Hart, the nation’s #2 all-purpose back and the #34 player overall on, cited Auburn’s recruitment of two other running backs as his reasoning for dropping them from consideration. He is set to visit Ann Arbor again for the Sept. 4 opener against UConn ($), and he says a commitment could come at any time now — not that fans should be holding their breath after the twists and turns this recruitment has already taken.

It is worth noting that Michigan is also involved in another top-100 running back, one who will make his announcement very soon: Grand Blanc (MI) RB Justice Hayes is set to decide between Michigan, Notre Dame, Michigan State, Tennessee, and Iowa on Friday (more details here, but it’s behind a paywall), and most expect his choice to come down to the Wolverines and the Fighting Irish. Internet scuttlebutt says he’ll likely pick Notre Dame, but Michigan still has an outside shot here — he says he has not ruled out taking official visits after making his choice, and a strong performance by the Wolverines on the field could cause a change of heart for Hayes, who has admitted he would already have committed to Michigan if not for their performance in the last two seasons.

Even if Hayes, as expected, commits to Notre Dame, Michigan is still in a very good position to land an elite back in the 2011 class. We’ll see how long Dee Hart’s recruiting process plays out, but if Michigan can get off to a strong start — especially in the opener, with Hart visiting — I really like our chances to land the Florida product.

Not the probem.

Yesterday, columnist Jason Whitlock — a man who isn’t afraid to stir up controversy — penned an article on the college athlete/agent epidemic that has been the focus of the SEC media days as the NCAA targets several of their programs. Whitlock focuses on Reggie Bush, whose acceptance of lavish gifts from agents led to major rules violations for USC and left him as the face of what is wrong with college football. His rhetoric is, to say the least, inflammatory, but I think his central point is a good one:

If anything, the rule book supporting the bogus concept of “amateur athletics” is akin to the laws that supported Jim Crow, denied women suffrage and upheld slavery.

The architect of the modern NCAA, the organization’s former president, Walter Byers, spelled out all of this in his 1997 mea culpa, “Unsportsmanlike Conduct: Exploiting the Student-Athlete.”

Byers wrote: “Today the NCAA Presidents Commission is preoccupied with tightening a few loose bolts in a worn machine, firmly committed to the neo-plantation belief that the enormous proceeds from college games belong to the overseers (administrators) and supervisors (coaches). The plantation workers performing in the arena may only receive those benefits authorized by the overseers.”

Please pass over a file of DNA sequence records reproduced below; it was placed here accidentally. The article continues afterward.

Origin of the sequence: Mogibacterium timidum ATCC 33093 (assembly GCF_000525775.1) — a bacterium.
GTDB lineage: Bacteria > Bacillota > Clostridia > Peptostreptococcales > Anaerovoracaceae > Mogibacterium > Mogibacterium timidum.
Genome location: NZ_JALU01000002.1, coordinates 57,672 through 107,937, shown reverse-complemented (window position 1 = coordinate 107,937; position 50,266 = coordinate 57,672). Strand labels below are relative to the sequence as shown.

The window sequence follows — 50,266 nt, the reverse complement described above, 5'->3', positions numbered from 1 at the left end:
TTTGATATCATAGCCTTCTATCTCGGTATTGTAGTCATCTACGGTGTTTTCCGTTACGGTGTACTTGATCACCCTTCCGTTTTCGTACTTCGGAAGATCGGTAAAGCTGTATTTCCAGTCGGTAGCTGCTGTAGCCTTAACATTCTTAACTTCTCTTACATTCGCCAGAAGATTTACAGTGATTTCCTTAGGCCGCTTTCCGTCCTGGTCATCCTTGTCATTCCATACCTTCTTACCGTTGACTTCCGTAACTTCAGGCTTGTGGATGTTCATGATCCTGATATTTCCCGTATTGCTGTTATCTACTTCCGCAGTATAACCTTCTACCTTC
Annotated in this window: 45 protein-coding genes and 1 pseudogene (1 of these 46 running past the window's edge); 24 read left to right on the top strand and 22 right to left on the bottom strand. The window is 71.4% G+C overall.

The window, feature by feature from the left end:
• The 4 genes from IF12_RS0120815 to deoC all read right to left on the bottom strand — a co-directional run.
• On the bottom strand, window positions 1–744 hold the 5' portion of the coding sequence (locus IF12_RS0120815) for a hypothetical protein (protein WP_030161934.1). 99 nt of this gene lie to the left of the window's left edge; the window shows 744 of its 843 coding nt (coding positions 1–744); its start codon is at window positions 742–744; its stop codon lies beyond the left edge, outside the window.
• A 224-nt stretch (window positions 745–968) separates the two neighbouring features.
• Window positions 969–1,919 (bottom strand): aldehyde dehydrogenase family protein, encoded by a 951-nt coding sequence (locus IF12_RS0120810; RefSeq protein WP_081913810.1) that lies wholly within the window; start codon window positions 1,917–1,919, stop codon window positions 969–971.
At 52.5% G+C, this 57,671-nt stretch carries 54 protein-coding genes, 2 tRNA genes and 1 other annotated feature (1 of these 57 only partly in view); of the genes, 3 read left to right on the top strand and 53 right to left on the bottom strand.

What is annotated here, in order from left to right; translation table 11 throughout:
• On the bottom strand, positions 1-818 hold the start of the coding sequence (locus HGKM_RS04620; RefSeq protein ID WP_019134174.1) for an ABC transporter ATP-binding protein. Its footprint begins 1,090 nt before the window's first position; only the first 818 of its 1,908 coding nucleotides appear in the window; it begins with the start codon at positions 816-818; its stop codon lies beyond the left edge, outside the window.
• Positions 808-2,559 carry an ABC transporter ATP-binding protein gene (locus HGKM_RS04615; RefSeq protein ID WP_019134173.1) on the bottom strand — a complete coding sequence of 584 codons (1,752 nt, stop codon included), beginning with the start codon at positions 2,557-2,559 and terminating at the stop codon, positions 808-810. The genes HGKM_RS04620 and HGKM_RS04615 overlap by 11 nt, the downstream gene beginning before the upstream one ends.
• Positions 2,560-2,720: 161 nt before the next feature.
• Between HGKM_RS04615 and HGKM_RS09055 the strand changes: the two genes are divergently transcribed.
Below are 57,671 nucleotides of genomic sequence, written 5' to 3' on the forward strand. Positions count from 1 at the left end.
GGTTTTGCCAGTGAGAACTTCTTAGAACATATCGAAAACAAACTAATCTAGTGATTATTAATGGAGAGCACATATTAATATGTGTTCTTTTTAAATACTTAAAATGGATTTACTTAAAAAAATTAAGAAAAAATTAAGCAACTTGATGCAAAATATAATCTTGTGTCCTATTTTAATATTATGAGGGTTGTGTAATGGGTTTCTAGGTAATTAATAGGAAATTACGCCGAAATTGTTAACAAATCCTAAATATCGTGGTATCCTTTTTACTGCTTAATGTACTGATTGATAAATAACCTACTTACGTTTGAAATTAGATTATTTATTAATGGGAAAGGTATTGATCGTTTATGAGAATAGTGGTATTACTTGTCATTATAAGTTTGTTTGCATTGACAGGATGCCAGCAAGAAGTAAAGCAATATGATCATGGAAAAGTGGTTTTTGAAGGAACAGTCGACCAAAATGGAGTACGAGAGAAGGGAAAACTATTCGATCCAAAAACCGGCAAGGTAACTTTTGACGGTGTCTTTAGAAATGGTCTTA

Reggie Bush is Kunta Kinte, a runaway slave.

The media are slave-catchers, mindless mercenaries crucifying child athletes for following the financial lead of their overseer coaches such as Pete Carroll, Lane Kiffin and Nick Saban.

I’ll stay away from the slave analogy, as Whitlock has a propensity for going over the edge to prove a point, and instead look at the central argument here — while the players and the agents who pay them are vilified (sometimes rightly so), the system that necessitates and enables these interactions escapes the wrath of the media.

In short, the players are getting screwed, while at the same time taking the brunt of the blame.

Why, you might ask, should I feel sympathy for athletes who receive a free education and the best shot at a professional career as a player in return for their ability to play a game while attending college? Several things come to mind:

  • For one, while a college scholarship is an extremely valuable commodity, the fact remains that a great deal of college football players come from lower-class or impoverished backgrounds. Having school paid for is great, but with an enormous time commitment like collegiate football and archaic NCAA rules leaving little-to-no time for earning some pocket money through a part-time job, this often isn’t enough on its own. Coming from a completely different socioeconomic background from many of these players, I can’t reconcile the thought of blaming these players for taking an agent’s handout when I do not know — and have no business knowing — the full story of the player’s background. Even through I come from a middle class background, as a student who doesn’t have to spend 20-40 hours a week as essentially an unpaid sports intern, I still could really use a few extra bucks — when I can’t say for certain that I wouldn’t do the same thing as these players, it would only be hypocritical for me to malign them.